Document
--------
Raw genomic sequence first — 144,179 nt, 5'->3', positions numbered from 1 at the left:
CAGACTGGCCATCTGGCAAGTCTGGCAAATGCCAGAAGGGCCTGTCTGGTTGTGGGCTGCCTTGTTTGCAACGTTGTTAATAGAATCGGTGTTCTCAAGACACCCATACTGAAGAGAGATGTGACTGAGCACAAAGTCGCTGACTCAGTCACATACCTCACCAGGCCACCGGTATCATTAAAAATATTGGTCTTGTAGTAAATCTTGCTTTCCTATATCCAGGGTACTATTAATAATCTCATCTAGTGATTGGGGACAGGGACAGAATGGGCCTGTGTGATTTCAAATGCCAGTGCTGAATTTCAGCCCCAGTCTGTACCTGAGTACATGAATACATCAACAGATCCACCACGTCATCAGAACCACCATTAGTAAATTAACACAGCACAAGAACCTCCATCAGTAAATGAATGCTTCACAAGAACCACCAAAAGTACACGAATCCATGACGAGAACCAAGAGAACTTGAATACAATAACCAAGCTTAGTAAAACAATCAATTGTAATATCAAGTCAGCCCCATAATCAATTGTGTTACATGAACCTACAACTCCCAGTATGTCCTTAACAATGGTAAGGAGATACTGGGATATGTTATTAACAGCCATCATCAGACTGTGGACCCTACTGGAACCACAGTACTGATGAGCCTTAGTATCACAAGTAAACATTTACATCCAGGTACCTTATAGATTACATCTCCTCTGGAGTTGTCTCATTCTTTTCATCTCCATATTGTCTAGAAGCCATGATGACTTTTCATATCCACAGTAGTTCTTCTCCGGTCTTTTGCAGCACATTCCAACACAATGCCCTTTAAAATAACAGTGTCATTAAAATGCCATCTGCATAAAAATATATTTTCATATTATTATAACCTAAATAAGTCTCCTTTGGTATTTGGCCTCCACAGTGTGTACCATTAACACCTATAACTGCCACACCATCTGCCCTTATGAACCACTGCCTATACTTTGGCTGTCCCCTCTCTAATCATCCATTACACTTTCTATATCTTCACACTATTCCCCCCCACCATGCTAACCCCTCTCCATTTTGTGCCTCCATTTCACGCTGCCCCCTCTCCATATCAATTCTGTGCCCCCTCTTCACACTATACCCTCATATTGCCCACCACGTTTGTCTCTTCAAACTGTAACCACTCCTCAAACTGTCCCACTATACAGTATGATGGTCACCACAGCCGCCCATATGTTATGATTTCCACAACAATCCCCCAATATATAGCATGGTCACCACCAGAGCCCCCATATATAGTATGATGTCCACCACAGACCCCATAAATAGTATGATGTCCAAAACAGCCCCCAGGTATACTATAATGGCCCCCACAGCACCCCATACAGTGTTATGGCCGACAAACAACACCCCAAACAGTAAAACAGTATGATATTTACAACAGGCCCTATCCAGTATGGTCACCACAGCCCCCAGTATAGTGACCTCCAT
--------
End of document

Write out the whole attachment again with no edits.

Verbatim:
Raw genomic sequence first — 144,179 nt, 5'->3', positions numbered from 1 at the left:
CAGACTGGCCATCTGGCAAGTCTGGCAAATGCCAGAAGGGCCTGTCTGGTTGTGGGCTGCCTTGTTTGCAACGTTGTTAATAGAATCGGTGTTCTCAAGACACCCATACTGAAGAGAGATGTGACTGAGCACAAAGTCGCTGACTCAGTCACATACCTCACCAGGCCACCGGTATCATTAAAAATATTGGTCTTGTAGTAAATCTTGCTTTCCTATATCCAGGGTACTATTAATAATCTCATCTAGTGATTGGGGACAGGGACAGAATGGGCCTGTGTGATTTCAAATGCCAGTGCTGAATTTCAGCCCCAGTCTGTACCTGAGTACATGAATACATCAACAGATCCACCACGTCATCAGAACCACCATTAGTAAATTAACACAGCACAAGAACCTCCATCAGTAAATGAATGCTTCACAAGAACCACCAAAAGTACACGAATCCATGACGAGAACCAAGAGAACTTGAATACAATAACCAAGCTTAGTAAAACAATCAATTGTAATATCAAGTCAGCCCCATAATCAATTGTGTTACATGAACCTACAACTCCCAGTATGTCCTTAACAATGGTAAGGAGATACTGGGATATGTTATTAACAGCCATCATCAGACTGTGGACCCTACTGGAACCACAGTACTGATGAGCCTTAGTATCACAAGTAAACATTTACATCCAGGTACCTTATAGATTACATCTCCTCTGGAGTTGTCTCATTCTTTTCATCTCCATATTGTCTAGAAGCCATGATGACTTTTCATATCCACAGTAGTTCTTCTCCGGTCTTTTGCAGCACATTCCAACACAATGCCCTTTAAAATAACAGTGTCATTAAAATGCCATCTGCATAAAAATATATTTTCATATTATTATAACCTAAATAAGTCTCCTTTGGTATTTGGCCTCCACAGTGTGTACCATTAACACCTATAACTGCCACACCATCTGCCCTTATGAACCACTGCCTATACTTTGGCTGTCCCCTCTCTAATCATCCATTACACTTTCTATATCTTCACACTATTCCCCCCCACCATGCTAACCCCTCTCCATTTTGTGCCTCCATTTCACGCTGCCCCCTCTCCATATCAATTCTGTGCCCCCTCTTCACACTATACCCTCATATTGCCCACCACGTTTGTCTCTTCAAACTGTAACCACTCCTCAAACTGTCCCACTATACAGTATGATGGTCACCACAGCCGCCCATATGTTATGATTTCCACAACAATCCCCCAATATATAGCATGGTCACCACCAGAGCCCCCATATATAGTATGATGTCCACCACAGACCCCATAAATAGTATGATGTCCAAAACAGCCCCCAGGTATACTATAATGGCCCCCACAGCACCCCATACAGTGTTATGGCCGACAAACAACACCCCAAACAGTAAAACAGTATGATATTTACAACAGGCCCTATCCAGTATGGTCACCACAGCCCCCAGTATAGTGACCTCCAT